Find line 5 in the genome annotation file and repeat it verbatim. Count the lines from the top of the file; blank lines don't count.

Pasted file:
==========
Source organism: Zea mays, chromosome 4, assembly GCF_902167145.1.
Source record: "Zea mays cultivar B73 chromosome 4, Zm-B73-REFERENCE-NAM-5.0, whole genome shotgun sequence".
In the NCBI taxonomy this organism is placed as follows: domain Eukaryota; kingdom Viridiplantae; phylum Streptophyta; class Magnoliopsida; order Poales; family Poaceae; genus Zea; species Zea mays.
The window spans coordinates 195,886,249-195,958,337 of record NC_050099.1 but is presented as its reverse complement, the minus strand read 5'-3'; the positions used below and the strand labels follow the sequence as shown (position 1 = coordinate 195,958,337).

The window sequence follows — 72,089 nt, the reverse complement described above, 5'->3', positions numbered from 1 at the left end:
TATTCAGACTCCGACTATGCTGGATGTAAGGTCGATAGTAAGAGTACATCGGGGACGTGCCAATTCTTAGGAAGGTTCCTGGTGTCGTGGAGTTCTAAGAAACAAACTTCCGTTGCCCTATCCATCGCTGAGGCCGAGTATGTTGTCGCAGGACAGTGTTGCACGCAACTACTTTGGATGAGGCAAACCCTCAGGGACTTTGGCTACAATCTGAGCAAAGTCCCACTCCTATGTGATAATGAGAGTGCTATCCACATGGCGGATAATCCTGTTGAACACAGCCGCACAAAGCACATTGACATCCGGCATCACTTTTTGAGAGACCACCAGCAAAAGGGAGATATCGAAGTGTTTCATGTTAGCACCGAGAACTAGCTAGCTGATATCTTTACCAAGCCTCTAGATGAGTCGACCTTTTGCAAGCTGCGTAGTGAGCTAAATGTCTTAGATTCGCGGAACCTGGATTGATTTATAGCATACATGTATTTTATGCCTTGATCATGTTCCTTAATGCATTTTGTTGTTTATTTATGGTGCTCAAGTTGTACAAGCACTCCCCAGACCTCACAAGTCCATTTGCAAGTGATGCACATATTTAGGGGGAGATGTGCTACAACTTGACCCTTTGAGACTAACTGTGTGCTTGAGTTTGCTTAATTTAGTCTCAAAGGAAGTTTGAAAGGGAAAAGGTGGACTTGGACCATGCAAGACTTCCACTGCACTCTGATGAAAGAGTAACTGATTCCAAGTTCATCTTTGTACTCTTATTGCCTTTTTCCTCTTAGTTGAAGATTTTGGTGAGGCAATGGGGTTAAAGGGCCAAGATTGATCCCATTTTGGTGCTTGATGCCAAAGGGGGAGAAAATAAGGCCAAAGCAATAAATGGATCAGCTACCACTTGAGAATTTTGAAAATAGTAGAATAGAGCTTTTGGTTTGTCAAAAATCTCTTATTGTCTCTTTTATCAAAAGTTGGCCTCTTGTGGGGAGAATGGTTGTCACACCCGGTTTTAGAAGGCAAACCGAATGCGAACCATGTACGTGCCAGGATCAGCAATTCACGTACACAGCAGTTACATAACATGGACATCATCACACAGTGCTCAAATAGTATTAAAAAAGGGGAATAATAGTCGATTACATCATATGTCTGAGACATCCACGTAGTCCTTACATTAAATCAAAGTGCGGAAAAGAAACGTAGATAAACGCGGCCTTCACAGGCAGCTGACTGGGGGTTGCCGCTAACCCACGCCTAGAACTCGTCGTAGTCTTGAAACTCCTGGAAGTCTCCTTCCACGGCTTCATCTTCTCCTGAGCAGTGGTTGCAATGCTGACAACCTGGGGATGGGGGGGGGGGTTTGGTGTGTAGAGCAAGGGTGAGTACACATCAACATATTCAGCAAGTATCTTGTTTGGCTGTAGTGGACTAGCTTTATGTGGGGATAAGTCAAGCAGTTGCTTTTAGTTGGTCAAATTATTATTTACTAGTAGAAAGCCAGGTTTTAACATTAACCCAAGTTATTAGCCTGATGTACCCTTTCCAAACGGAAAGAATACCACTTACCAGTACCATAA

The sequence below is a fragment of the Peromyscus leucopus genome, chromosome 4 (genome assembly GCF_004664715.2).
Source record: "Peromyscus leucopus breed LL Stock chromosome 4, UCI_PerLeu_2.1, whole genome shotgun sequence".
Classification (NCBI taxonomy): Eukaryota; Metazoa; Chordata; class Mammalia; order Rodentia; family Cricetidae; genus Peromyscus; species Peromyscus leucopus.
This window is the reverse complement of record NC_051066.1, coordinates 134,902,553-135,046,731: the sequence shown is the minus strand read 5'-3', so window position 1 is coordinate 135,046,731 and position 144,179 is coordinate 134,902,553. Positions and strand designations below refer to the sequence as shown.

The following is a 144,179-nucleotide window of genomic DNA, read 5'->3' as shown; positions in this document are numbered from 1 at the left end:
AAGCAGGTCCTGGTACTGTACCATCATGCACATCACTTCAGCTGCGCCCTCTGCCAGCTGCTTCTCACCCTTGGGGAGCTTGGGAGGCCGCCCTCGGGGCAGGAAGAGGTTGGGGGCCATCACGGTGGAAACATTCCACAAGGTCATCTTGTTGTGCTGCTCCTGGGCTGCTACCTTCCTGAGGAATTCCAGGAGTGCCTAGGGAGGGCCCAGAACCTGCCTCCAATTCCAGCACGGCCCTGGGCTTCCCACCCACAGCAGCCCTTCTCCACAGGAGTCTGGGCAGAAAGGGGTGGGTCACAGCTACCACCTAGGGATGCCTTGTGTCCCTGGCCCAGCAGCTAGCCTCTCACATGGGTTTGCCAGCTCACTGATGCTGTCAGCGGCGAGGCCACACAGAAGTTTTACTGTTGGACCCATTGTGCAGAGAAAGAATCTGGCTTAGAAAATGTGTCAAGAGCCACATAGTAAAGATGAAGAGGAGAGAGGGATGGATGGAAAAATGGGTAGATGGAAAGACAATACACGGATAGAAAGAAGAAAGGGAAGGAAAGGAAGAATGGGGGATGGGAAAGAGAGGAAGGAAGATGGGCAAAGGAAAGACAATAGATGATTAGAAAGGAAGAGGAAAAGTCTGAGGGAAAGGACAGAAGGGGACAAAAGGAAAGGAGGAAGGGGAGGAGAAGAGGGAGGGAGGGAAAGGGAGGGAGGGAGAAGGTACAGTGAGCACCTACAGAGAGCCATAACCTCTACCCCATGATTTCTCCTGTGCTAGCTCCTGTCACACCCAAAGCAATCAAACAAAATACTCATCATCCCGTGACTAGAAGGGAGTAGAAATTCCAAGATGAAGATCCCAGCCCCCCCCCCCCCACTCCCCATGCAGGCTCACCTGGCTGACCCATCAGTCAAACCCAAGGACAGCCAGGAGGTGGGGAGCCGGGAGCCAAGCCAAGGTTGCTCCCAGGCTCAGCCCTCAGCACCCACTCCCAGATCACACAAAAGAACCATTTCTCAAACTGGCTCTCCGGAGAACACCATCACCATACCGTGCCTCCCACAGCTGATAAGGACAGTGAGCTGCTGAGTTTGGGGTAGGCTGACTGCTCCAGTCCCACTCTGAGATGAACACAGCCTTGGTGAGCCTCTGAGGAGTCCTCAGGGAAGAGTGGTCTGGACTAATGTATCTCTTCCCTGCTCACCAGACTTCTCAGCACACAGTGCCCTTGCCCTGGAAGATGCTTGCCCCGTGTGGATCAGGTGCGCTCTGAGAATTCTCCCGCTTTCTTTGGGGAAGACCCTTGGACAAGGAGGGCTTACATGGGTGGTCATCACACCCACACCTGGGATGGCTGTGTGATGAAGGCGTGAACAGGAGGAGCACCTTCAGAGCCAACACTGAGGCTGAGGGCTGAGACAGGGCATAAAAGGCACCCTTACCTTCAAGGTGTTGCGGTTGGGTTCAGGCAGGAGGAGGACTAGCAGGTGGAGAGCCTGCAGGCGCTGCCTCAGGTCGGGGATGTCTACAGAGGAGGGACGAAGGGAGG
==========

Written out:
The window sequence follows — 72,089 nt, the reverse complement described above, 5'->3', positions numbered from 1 at the left end: